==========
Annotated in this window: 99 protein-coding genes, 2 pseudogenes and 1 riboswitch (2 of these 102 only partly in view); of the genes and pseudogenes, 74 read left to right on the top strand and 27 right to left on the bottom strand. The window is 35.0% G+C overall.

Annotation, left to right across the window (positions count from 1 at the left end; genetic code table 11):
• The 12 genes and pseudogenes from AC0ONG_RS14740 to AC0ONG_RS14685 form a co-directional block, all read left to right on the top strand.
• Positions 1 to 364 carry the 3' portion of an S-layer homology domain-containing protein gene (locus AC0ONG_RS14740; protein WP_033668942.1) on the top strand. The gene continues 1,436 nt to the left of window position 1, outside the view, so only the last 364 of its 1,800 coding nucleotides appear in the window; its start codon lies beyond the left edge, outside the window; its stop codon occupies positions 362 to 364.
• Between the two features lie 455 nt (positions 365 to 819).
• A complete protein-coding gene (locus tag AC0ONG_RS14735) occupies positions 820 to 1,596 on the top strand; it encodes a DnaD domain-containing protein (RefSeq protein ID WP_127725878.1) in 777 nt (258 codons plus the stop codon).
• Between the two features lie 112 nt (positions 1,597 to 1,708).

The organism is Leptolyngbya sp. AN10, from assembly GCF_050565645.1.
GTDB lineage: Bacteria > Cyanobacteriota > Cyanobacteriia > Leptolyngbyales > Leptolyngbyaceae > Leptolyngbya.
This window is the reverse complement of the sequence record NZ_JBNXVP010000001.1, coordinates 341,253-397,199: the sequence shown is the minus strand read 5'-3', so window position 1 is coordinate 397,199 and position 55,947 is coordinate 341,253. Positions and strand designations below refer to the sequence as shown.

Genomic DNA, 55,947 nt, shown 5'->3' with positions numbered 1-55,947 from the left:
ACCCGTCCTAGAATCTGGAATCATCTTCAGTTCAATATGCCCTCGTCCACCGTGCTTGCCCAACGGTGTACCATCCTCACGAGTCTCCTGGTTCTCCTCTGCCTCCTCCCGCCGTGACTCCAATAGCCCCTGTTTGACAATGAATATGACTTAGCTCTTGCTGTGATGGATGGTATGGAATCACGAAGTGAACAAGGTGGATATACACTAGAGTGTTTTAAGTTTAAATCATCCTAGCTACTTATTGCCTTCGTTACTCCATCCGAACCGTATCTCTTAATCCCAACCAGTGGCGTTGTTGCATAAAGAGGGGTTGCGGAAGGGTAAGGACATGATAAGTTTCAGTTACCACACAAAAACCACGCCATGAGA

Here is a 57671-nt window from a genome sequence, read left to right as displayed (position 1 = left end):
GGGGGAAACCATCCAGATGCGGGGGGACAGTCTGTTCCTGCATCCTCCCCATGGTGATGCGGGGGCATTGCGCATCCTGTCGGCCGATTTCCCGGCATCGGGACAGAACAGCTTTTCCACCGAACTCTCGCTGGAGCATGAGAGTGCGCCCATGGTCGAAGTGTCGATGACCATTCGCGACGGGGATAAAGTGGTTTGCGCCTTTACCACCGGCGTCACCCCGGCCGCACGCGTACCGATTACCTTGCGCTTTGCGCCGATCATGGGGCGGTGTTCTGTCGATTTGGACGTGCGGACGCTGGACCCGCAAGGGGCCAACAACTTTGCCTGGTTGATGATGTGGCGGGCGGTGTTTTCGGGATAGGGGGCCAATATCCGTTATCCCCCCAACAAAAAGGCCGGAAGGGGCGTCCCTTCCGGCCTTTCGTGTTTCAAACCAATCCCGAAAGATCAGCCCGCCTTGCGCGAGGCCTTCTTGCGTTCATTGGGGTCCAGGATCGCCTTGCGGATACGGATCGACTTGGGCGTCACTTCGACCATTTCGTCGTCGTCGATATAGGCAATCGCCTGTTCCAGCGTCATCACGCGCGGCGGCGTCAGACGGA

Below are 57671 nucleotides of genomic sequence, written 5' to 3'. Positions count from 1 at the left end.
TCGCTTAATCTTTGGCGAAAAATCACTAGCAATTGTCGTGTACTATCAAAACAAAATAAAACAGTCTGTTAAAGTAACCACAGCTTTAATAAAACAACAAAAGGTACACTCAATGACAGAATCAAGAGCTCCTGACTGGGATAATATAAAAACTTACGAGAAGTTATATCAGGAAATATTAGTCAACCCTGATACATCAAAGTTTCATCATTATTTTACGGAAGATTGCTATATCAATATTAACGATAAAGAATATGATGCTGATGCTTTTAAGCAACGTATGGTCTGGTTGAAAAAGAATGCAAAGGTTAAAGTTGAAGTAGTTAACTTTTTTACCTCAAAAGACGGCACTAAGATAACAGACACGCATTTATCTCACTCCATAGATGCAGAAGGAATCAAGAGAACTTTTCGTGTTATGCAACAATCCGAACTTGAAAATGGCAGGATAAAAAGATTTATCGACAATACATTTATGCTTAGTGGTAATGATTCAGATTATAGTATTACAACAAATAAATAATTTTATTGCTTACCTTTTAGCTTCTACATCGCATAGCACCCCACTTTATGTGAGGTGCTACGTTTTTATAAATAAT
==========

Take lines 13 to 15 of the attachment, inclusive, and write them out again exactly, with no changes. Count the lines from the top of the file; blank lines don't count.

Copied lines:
Here is a 57671-nt window from a genome sequence, read left to right as displayed (position 1 = left end):
GGGGGAAACCATCCAGATGCGGGGGGACAGTCTGTTCCTGCATCCTCCCCATGGTGATGCGGGGGCATTGCGCATCCTGTCGGCCGATTTCCCGGCATCGGGACAGAACAGCTTTTCCACCGAACTCTCGCTGGAGCATGAGAGTGCGCCCATGGTCGAAGTGTCGATGACCATTCGCGACGGGGATAAAGTGGTTTGCGCCTTTACCACCGGCGTCACCCCGGCCGCACGCGTACCGATTACCTTGCGCTTTGCGCCGATCATGGGGCGGTGTTCTGTCGATTTGGACGTGCGGACGCTGGACCCGCAAGGGGCCAACAACTTTGCCTGGTTGATGATGTGGCGGGCGGTGTTTTCGGGATAGGGGGCCAATATCCGTTATCCCCCCAACAAAAAGGCCGGAAGGGGCGTCCCTTCCGGCCTTTCGTGTTTCAAACCAATCCCGAAAGATCAGCCCGCCTTGCGCGAGGCCTTCTTGCGTTCATTGGGGTCCAGGATCGCCTTGCGGATACGGATCGACTTGGGCGTCACTTCGACCATTTCGTCGTCGTCGATATAGGCAATCGCCTGTTCCAGCGTCATCACGCGCGGCGGCGTCAGACGGA

Below are 57671 nucleotides of genomic sequence, written 5' to 3'. Positions count from 1 at the left end.